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#beginners
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2021-04-18
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Oliver04:04:38

I have a vector of hash-maps (def my-data [{:id "1" :value "a"} {:id "2" :value "b"}]). Now I want to lookup an :id and change the respective :value. This does not work: (map (fn[x] (if (= :id "1") (update x :value "c") x)) my-data)

yuhan04:04:59

hint: (= :id "1") always returns the same result

👍 3
Oliver04:04:47

got it. (if (= (:id x) "1") works better 😀

3
Oliver04:04:42

Ok, now I have (map (fn[x] (if (= (:id x) "1") (assoc x :value "c") x)) my-data) which works fine, but is this how you would do it or is there a more concise way?

yuhan05:04:36

I think that looks pretty good, you can look at destructuring map arguments and the for macro to make it more concise

👍 3
yuhan05:04:51

also maybe cond->

👍 3
sova-soars-the-sora05:04:05

You can also write #( %) instead of (fn [x] x) (map #(if (= "1" (:id %)) (assoc % :value "c")) le-data)

sova-soars-the-sora05:04:13

an "anonymous function"

madstap16:04:54

An alternative is to structure your data differently, instead of having a vector of maps (entities), you can have a map from ids to entities, which makes it more convenient to update a specific entity by id. Something like:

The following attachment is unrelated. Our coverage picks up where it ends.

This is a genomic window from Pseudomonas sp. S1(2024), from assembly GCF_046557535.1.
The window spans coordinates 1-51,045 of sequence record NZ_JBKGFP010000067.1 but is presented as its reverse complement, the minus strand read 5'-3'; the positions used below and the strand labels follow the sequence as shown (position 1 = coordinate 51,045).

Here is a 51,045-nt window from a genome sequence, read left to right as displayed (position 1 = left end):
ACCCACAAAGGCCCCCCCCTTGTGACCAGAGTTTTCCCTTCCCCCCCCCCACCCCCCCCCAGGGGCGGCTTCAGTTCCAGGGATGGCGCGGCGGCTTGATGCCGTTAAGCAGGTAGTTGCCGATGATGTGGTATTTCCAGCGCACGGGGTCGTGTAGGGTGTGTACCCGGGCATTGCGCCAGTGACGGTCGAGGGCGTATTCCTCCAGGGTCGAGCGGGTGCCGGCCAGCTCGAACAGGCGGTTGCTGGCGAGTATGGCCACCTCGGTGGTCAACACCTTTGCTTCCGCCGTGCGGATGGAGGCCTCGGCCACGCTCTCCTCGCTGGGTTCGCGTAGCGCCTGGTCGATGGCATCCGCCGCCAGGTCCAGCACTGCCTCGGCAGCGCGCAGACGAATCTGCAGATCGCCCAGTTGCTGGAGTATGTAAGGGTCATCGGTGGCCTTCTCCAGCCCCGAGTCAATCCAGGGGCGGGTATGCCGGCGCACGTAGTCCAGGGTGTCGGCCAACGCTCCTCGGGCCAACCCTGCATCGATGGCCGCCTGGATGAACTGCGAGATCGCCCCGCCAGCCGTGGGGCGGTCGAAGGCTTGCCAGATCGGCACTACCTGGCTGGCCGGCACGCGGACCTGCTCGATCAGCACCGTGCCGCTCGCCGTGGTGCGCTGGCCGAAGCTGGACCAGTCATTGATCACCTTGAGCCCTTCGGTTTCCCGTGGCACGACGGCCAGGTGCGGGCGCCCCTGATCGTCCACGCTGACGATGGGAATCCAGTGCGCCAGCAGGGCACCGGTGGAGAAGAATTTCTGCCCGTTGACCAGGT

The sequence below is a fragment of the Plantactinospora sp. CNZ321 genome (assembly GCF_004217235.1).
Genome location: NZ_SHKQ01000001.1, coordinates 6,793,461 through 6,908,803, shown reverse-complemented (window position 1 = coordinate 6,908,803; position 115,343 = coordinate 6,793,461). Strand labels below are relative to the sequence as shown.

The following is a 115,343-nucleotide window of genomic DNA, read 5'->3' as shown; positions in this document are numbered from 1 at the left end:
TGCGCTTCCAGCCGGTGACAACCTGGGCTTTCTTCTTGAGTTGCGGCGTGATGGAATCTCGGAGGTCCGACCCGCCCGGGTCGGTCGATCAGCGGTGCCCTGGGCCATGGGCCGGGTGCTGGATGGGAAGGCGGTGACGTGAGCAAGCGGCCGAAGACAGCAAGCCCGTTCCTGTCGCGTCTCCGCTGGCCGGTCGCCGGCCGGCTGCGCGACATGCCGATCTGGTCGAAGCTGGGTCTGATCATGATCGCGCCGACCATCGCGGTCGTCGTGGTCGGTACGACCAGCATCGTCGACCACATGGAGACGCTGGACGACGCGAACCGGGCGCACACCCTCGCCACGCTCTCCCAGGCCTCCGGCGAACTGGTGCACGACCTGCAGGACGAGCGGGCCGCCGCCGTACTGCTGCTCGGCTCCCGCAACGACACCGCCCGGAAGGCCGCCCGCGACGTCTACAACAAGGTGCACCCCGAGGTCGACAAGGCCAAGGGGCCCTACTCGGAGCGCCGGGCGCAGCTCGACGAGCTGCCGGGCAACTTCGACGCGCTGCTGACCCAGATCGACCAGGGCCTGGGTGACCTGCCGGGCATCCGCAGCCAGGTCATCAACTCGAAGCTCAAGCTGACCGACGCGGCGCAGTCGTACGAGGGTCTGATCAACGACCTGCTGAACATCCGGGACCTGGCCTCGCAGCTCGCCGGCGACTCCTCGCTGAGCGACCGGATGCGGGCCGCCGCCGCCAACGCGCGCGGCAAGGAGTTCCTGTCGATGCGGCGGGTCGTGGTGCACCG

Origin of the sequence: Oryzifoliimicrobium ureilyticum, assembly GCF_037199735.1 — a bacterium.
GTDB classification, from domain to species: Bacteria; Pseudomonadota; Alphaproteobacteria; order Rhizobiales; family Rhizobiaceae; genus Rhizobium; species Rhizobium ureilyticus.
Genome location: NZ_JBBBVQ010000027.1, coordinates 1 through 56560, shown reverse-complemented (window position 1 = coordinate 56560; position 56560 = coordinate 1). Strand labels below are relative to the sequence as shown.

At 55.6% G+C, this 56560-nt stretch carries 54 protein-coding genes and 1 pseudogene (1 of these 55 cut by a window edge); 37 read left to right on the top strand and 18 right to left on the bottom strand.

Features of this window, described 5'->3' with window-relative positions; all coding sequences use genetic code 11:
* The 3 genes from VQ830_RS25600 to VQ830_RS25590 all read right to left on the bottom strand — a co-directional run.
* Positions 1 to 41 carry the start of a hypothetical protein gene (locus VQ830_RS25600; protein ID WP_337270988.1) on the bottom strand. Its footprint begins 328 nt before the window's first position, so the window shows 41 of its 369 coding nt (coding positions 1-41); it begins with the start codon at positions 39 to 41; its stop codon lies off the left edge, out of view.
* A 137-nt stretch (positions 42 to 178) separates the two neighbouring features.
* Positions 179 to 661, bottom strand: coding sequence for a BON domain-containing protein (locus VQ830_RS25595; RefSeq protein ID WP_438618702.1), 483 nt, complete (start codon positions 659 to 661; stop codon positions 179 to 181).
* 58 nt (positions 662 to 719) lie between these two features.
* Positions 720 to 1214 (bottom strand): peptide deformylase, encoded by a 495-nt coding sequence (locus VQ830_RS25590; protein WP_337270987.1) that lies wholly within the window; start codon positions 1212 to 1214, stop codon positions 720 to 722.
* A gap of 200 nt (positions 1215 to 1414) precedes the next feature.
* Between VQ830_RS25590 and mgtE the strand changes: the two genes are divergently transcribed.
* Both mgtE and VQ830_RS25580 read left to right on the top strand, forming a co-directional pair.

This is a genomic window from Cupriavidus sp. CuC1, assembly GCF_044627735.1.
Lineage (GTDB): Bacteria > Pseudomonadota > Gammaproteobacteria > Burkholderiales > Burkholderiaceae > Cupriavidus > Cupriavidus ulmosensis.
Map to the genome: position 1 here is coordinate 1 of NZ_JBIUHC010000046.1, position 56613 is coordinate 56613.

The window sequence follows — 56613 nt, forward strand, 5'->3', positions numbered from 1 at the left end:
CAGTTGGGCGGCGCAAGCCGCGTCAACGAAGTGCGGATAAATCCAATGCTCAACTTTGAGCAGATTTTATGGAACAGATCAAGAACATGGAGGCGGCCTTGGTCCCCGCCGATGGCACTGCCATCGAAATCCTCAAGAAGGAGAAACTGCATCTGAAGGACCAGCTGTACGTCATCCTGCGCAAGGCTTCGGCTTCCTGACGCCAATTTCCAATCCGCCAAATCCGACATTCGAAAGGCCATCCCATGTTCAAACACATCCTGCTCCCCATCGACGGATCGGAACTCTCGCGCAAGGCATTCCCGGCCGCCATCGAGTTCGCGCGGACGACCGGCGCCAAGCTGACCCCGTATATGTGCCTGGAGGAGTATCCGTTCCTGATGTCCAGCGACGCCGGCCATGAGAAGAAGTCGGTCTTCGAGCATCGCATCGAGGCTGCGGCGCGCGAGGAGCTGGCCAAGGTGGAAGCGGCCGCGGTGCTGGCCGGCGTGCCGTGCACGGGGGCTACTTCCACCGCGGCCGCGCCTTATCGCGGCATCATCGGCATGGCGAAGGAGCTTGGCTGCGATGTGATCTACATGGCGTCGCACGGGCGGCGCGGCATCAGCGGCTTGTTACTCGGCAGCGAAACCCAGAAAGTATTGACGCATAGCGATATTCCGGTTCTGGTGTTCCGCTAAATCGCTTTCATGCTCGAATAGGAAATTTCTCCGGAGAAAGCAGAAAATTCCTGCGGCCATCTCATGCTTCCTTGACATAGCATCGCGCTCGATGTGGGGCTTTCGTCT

(def indexed-data
  {"1" {:id "1", :value "a"}
   "2" {:id "2", :value "b"}})

(assoc-in indexed-data ["1" :value] "c")
The medley library has a function medley/indexed-by that does this transformation, or you can write your own:
(defn index-by [f coll]
  (into {} (map (juxt f identity) coll)))

(= indexed-data (index-by :id my-data)) ;=> true
If you need to keep the order it gets a little more complex, but you could add an :order key to the entity.

🙏 3
Oliver17:04:30

That looks even better as in my real example I use :keywords for the lookup.

tws13:04:29

https://github.com/redplanetlabs/specter is really good at all these mutations

tws13:04:41

took some getting used to, but super powerful

Oliver16:04:41

Thanks @U1Z392WMQ but my goal is to understand the basic functions on seqs better - especially for nested structures this is still brainteasing. 😉

sova-soars-the-sora03:04:29

I second the idiomatic

{"key1" {:name "jax"}
 "key2" {:name "jin"}
 "key3" {:name "jan"}}
style, because it's super easy to assoc new maps by giving them an unique key, and easy to update-in, assoc-in, and get-in

sova-soars-the-sora03:04:51

dissoc "key1" also removes the whole entry, quite handy.

Oliver04:04:42

Ok, now I have (map (fn[x] (if (= (:id x) "1") (assoc x :value "c") x)) my-data) which works fine, but is this how you would do it or is there a more concise way?

cpdean11:04:22

if i'm running something in a doseq with a (Thread/sleep ...) between loops, how do I ctrl-c or otherwise interrupt the loop?

jumar18:04:04

Editors like Emacs/Cider has direct support for Ctrl-C. Or maybe you can just wrap it with future and use future-cancel

cpdean19:04:09

so lein repl should not be used on its own?

andy.fingerhut02:04:23

Ctrl-C does not interrupt the loop for you when you run lein repl? What OS are you using, and what is the output of lein version ? Ctrl-C interrupts evaluation for me with macOS 10.14.x and lein version 2.9.5

cpdean11:04:38

this is using lein repl, so it's an nrepl instance